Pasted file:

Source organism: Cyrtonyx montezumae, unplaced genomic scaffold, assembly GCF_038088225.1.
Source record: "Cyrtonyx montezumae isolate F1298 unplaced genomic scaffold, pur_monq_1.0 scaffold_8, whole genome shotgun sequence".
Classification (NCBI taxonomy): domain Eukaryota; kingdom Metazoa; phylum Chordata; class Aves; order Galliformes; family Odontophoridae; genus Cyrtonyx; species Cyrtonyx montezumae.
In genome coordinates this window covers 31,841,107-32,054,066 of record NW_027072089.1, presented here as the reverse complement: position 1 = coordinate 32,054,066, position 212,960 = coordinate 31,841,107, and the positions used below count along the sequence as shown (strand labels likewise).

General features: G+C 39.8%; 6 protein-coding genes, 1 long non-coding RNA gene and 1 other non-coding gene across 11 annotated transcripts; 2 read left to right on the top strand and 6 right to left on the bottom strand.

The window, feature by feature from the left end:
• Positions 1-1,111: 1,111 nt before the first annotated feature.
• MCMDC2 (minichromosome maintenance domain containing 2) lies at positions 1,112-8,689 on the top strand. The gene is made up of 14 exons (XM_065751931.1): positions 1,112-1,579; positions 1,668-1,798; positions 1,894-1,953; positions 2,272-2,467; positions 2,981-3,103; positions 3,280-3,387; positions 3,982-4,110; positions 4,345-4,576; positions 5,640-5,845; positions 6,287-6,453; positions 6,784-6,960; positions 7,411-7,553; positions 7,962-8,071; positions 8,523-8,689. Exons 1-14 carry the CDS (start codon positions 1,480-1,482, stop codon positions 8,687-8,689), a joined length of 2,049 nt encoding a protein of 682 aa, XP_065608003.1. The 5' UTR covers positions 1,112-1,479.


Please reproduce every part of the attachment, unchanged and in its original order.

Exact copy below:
Source organism: Cyrtonyx montezumae, unplaced genomic scaffold, assembly GCF_038088225.1.
Source record: "Cyrtonyx montezumae isolate F1298 unplaced genomic scaffold, pur_monq_1.0 scaffold_8, whole genome shotgun sequence".
Classification (NCBI taxonomy): domain Eukaryota; kingdom Metazoa; phylum Chordata; class Aves; order Galliformes; family Odontophoridae; genus Cyrtonyx; species Cyrtonyx montezumae.
In genome coordinates this window covers 31,841,107-32,054,066 of record NW_027072089.1, presented here as the reverse complement: position 1 = coordinate 32,054,066, position 212,960 = coordinate 31,841,107, and the positions used below count along the sequence as shown (strand labels likewise).

General features: G+C 39.8%; 6 protein-coding genes, 1 long non-coding RNA gene and 1 other non-coding gene across 11 annotated transcripts; 2 read left to right on the top strand and 6 right to left on the bottom strand.

The window, feature by feature from the left end:
• Positions 1-1,111: 1,111 nt before the first annotated feature.
• MCMDC2 (minichromosome maintenance domain containing 2) lies at positions 1,112-8,689 on the top strand. The gene is made up of 14 exons (XM_065751931.1): positions 1,112-1,579; positions 1,668-1,798; positions 1,894-1,953; positions 2,272-2,467; positions 2,981-3,103; positions 3,280-3,387; positions 3,982-4,110; positions 4,345-4,576; positions 5,640-5,845; positions 6,287-6,453; positions 6,784-6,960; positions 7,411-7,553; positions 7,962-8,071; positions 8,523-8,689. Exons 1-14 carry the CDS (start codon positions 1,480-1,482, stop codon positions 8,687-8,689), a joined length of 2,049 nt encoding a protein of 682 aa, XP_065608003.1. The 5' UTR covers positions 1,112-1,479.